Password-based sign-in remains a popular means of user authentication despite its weaknesses. For example, users frequently forget their passwords, requiring a password reset flow that can create friction for returning users; databases of passwords are routinely shared between bad actors; and, users often reuse insecure passwords across sites, which makes the problem of stolen passwords even worse. On the other hand, the password model of authentication is familiar to users and users expect to see it. For this reason, it's understandable that many developers want to implement some form of password-based sign-in in their apps.
Firebase and Google Cloud Identity Platform provide libraries to make password sign-in easy to implement for your users, but it's important to consider these authentication best practices to enable more secure sign-ins.
Add restrictions to your API keys
Before you launch your app, you should add additional restrictions to your API keys to limit the access they grant. Here are some steps you can take:
- If you have a web client, set up a separate API key for that platform and restrict the API key to only allow requests from the servers that will host your app.
- If you have your own server that you use to proxy traffic between your mobile apps and Google services, configure your API keys to only allow traffic from your servers’ IP address range.
Visit our Applying API key restrictions documentation to learn more.
Use and recommend password management tools
One way to improve security for users who sign in with passwords Is to use password management tools:
- In your Android and web apps, use One Tap sign-in, which helps users sign in frictionlessly with their Google accounts or their saved passwords. One Tap sign-in integrates well with Firebase Authentication and Cloud Identity Platform.
- Recommend to your users that they use a password manager such as Chrome’s password manager or one of the other services that are available. These tools help users provision secure passwords and automatically fill them in on websites and apps.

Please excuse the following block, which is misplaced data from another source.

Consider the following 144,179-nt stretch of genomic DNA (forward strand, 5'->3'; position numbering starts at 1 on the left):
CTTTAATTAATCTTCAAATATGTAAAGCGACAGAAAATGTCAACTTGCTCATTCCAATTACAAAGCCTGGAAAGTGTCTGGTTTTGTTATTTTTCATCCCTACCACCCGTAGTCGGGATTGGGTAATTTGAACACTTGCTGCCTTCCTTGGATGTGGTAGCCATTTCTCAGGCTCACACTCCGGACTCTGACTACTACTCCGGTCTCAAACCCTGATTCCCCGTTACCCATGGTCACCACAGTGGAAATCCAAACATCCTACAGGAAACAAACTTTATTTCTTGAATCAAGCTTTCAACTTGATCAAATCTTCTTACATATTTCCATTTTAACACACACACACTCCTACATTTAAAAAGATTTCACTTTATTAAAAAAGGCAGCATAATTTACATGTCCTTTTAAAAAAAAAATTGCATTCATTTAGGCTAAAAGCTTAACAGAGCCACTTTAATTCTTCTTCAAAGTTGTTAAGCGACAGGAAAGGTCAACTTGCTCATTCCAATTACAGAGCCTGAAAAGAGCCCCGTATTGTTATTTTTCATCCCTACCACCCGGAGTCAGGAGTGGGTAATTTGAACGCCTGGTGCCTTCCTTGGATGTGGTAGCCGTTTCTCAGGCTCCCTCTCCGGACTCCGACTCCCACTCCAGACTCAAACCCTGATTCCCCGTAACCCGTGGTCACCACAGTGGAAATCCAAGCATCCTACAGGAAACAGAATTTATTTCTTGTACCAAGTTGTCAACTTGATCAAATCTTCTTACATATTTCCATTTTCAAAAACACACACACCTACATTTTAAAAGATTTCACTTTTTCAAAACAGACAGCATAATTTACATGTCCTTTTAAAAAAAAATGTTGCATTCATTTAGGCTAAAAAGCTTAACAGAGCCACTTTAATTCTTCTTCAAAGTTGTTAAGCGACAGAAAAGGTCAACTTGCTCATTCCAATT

Use multi-factor authentication (MFA) to protect sensitive information
If your app deals with sensitive information, the industry best practice, and our recommendation, is to require MFA for user sign-in. This is especially important if your app deals with information such as financial data or medical records. You can add a second factor to most of Firebase Authentication’s sign-in methods, including email address and password, with Google Cloud Identity Platform. To get started, enable Identity Platform in your project, then add MFA to your apps (iOS, Android, Web). Your existing Firebase Authentication code will continue to work after you enable Identity Platform.
Prefer social sign-in and email link sign-in to passwords
If you’re not using MFA, other strong options for user authentication with Firebase are to use one of the social sign-in providers supported by Firebase Authentication such as Google, Facebook, and Apple, or to use email link sign in.
- Using a social sign-in provider lets you take advantage of the security infrastructure of well-audited identity providers, and also provides a better experience for users as a result of lower sign-in and sign-up friction. (See the docs for using Google Sign-in with Firebase for iOS, Android, Web, Unity, C++; Facebook, Apple, and other providers are also supported.) If you’re developing a new app and you anticipate your user base will be able to successfully sign in with one of these providers, we recommend making social sign-in your primary method of authentication.
- Email link sign-in is preferred over password-based sign-in without MFA because it requires legitimate users to have access to their email account to successfully sign in. For this reason, if you already have users who are signing in with passwords and you choose not to use MFA, we recommend that you migrate your users to email link sign-in and disable password-based sign-in when you can. (See the docs for iOS, Android, Web, Unity, C++.)
Use phone authentication for users who don't use email
To serve users who don't have or use email addresses, Firebase and Google Cloud Identity Platform provide phone authentication services. This is the best solution for many user bases, but it has its own security caveats: possession of a phone number can be easily transferred between users, and, on devices with multiple user profiles, any user that can receive SMS messages can sign in to an account using the device's phone number. (See the docs for iOS, Android, Web, Unity, C++.)
We recognize the ubiquity of the password model and we will continue working to improve the security of password based sign-in.